Like Budapest and Barcelona, Amsterdam is battling large tourist numbers and excessively rowdy crowds.
Amsterdam announced Wednesday it will impose a new 30-day curb on renting out private homes via websites like Airbnb from next year, seeking to stem a deluge of tourists flocking to its famous canals.
The current 60-day limit per year will now be halved "to stem the negative influence of holiday home rentals," the city council's executive said in a statement.
"During the last few years there has been massive growth in the market of renting out homes to tourists.
"The increase in numbers has increasingly had an (unwanted) effect on various Amsterdam neighbourhoods."
The Dutch capital is now flooded with 17 million tourists per year, attributed to the city's ease of access and a highly successful marketing campaign.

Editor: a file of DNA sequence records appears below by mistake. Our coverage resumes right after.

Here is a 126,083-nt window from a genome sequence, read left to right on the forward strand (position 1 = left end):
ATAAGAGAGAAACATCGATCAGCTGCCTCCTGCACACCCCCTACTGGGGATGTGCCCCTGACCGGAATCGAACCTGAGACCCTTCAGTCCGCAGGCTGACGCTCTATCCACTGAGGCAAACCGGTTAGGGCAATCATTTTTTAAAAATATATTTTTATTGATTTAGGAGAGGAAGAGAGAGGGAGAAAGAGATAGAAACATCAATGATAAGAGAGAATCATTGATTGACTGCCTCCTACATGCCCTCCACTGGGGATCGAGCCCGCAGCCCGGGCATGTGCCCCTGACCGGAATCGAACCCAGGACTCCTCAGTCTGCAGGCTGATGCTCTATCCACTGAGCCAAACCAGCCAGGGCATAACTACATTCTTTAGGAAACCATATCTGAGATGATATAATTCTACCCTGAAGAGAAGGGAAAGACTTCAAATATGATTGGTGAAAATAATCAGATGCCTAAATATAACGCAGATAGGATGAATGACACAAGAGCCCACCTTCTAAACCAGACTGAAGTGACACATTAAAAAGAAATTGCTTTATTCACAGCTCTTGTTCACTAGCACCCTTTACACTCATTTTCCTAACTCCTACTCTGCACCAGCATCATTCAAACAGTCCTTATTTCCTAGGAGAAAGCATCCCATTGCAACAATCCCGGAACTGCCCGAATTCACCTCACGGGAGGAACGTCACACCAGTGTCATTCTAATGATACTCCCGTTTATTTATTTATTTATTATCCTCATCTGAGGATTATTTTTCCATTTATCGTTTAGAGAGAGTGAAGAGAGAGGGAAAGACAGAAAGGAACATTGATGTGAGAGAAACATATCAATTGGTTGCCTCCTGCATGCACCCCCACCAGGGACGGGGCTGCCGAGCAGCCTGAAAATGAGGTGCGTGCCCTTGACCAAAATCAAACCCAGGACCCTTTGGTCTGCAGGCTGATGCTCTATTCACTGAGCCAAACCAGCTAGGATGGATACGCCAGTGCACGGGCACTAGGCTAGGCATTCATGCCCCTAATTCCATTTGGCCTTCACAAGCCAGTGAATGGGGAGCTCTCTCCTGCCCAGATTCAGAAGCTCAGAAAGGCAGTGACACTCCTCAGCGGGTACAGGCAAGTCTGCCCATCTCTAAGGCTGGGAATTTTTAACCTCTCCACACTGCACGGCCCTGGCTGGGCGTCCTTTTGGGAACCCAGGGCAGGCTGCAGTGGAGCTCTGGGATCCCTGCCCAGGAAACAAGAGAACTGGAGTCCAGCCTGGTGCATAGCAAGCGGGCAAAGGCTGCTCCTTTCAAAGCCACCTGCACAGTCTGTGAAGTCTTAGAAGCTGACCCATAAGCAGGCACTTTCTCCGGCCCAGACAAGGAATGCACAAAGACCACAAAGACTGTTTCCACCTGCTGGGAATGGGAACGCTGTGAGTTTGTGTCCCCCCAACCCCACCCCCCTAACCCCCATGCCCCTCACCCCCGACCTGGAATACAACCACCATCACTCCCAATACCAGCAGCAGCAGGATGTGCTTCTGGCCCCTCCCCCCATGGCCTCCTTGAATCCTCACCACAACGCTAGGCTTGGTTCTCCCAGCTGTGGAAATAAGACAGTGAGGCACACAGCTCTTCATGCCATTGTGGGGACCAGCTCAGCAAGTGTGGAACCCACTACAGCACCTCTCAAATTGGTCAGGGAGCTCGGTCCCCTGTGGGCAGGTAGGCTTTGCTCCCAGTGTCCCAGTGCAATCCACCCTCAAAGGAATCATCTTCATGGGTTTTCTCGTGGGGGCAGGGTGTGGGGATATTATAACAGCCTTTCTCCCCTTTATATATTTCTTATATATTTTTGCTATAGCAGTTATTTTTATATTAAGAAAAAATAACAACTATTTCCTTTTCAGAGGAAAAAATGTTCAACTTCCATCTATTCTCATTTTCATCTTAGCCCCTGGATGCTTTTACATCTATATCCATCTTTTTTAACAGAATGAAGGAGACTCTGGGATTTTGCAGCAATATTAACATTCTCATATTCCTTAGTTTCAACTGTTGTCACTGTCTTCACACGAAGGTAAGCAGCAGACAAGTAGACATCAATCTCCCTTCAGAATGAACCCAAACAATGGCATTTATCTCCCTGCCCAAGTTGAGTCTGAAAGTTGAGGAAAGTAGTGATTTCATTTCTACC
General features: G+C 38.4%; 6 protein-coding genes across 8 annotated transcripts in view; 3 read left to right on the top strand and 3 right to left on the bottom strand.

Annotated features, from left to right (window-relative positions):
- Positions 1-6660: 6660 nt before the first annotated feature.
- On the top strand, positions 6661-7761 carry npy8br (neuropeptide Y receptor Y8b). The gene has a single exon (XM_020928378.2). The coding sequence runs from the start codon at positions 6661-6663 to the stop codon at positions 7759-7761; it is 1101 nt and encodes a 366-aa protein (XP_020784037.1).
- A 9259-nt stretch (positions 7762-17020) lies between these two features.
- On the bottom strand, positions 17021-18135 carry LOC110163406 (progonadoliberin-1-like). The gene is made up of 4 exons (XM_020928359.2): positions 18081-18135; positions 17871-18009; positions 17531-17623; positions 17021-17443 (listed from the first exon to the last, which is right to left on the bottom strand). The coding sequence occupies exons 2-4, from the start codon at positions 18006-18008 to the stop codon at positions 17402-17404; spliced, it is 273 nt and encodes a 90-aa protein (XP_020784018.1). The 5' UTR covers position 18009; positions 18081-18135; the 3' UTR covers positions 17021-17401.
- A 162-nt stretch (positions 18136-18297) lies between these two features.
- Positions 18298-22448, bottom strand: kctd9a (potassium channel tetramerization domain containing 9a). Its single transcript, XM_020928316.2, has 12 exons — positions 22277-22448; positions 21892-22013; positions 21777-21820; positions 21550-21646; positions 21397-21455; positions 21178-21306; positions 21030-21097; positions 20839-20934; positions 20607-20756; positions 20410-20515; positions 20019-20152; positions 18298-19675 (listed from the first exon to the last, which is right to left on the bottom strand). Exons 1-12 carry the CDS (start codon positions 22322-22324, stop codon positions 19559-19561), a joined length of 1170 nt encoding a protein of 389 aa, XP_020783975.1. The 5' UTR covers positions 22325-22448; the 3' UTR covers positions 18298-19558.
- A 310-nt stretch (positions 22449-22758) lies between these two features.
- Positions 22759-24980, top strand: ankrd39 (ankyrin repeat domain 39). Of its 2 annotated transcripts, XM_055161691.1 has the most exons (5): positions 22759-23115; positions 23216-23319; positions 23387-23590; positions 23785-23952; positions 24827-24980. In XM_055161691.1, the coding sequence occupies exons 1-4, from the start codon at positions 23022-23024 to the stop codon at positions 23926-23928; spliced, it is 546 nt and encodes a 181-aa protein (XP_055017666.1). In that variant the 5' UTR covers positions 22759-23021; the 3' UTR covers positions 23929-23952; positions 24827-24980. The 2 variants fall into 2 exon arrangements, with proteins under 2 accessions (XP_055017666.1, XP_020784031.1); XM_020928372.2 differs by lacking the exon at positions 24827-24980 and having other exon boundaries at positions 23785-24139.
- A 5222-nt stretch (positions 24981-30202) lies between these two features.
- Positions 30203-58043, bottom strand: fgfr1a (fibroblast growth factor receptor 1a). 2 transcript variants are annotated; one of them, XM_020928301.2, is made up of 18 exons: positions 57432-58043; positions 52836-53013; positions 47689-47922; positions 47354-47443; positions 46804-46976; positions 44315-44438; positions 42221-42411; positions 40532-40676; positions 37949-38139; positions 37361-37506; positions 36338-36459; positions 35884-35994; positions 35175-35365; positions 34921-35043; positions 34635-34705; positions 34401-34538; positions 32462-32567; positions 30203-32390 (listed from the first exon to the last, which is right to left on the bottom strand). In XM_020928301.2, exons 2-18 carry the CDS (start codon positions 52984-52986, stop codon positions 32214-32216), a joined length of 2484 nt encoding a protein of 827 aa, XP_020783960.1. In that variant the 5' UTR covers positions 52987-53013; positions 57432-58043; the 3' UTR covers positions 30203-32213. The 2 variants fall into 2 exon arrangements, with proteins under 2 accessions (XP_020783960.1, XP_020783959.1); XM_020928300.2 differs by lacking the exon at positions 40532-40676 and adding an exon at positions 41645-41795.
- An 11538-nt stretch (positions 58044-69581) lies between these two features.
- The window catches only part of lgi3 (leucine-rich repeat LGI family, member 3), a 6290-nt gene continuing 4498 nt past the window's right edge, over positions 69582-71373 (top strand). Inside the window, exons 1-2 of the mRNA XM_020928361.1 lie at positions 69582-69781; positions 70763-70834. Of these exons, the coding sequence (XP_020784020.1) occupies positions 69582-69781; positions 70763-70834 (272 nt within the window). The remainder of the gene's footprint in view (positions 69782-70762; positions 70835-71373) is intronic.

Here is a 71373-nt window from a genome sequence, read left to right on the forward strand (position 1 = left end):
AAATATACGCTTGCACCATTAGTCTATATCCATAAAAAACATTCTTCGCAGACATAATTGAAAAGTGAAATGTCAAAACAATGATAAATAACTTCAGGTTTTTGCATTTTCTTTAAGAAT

In 2013, there were around 4,500 holiday rentals on offer on various websites, but by last year the number had grown to 22,000, according to the latest city council figures.
Residents have complained of rowdy crowds of tourists and late-night disturbances.
Tourist numbers are often boosted by visiting groups -- who see the tolerant and open-minded city as a party destination.
The council based its decision on a recent ruling by the Amsterdam District Court which sought to clarify the rules about which homes can be used for holiday rentals, including a maximum time limit, the number of persons allowed per home and an obligatory tourist tax.
Rentals have to be reported to authorities who check whether the 30-day rule is being respected, the city council said.
Amsterdam reached a landmark agreement with home rental website Airbnb in December 2016 to limit private rental sharing to 60 days.
"The current agreement with platforms such as Airbnb and Booking.com lasts until January 1, 2019," it said.
Amsterdam is not the only city battling large tourist numbers and excessively rowdy crowds.
From Budapest to Barcelona, residents have protested against the takeover of their neighbourhoods by disrespectful revellers.